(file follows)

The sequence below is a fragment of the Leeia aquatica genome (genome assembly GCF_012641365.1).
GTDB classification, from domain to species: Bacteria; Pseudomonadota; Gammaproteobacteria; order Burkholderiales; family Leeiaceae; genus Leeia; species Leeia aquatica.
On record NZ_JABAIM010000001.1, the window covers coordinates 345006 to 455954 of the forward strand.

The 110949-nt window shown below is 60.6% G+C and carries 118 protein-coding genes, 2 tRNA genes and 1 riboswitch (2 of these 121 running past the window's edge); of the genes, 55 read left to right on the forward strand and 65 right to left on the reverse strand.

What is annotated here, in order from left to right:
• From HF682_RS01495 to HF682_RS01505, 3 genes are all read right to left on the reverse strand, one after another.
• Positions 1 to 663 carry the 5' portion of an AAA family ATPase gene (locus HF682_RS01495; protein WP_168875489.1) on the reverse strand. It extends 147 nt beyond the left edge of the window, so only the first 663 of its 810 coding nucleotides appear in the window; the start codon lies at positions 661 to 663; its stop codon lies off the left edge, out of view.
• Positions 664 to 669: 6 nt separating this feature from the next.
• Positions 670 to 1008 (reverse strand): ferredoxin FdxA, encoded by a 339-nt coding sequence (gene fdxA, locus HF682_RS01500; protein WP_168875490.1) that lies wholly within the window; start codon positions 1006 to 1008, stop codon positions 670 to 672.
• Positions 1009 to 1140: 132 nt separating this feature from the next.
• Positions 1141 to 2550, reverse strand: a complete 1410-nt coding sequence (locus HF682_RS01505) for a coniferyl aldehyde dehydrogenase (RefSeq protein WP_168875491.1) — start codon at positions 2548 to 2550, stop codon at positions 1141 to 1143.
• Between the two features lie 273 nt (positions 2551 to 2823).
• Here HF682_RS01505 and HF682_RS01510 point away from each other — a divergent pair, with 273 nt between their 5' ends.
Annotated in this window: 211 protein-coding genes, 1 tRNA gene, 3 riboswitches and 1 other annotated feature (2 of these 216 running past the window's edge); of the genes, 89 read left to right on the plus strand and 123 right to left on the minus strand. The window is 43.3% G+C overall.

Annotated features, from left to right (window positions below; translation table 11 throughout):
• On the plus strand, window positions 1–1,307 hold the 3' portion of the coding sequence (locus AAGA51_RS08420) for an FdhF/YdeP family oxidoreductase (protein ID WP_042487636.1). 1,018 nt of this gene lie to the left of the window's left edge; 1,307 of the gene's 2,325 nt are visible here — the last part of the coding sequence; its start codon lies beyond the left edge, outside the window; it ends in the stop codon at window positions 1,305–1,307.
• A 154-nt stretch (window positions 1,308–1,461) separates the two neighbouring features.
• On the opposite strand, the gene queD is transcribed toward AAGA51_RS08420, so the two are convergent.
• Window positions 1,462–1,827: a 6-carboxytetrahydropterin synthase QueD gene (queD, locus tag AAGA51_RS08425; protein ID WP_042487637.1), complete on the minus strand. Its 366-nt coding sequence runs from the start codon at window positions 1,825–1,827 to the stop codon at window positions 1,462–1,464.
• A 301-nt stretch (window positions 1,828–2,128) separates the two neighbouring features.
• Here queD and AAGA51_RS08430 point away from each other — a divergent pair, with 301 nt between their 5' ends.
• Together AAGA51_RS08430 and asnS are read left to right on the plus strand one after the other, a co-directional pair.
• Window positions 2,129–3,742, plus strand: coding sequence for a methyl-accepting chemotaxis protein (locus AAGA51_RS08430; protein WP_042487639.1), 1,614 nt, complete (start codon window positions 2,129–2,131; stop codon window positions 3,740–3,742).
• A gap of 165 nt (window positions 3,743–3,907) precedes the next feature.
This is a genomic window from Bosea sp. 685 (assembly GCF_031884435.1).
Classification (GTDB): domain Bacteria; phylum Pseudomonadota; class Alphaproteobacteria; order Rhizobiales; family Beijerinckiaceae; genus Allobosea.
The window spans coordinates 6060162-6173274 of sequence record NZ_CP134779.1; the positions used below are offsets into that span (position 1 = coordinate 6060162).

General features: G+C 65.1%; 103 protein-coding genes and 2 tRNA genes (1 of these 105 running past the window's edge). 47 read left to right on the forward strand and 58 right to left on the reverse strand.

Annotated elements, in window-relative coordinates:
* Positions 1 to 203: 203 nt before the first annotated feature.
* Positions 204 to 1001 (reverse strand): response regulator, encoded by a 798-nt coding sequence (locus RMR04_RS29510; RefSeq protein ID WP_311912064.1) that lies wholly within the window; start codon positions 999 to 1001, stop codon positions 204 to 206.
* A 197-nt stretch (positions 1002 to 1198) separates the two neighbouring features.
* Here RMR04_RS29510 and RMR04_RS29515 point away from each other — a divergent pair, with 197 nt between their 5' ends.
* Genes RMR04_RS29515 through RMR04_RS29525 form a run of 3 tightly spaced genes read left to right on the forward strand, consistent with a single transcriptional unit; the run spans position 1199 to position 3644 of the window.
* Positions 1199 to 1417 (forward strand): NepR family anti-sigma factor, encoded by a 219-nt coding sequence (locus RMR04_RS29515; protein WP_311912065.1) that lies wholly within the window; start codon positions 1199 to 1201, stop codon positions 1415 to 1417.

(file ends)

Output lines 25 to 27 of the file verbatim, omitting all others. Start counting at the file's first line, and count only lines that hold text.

This is a genomic window from Bosea sp. 685 (assembly GCF_031884435.1).
Classification (GTDB): domain Bacteria; phylum Pseudomonadota; class Alphaproteobacteria; order Rhizobiales; family Beijerinckiaceae; genus Allobosea.
The window spans coordinates 6060162-6173274 of sequence record NZ_CP134779.1; the positions used below are offsets into that span (position 1 = coordinate 6060162).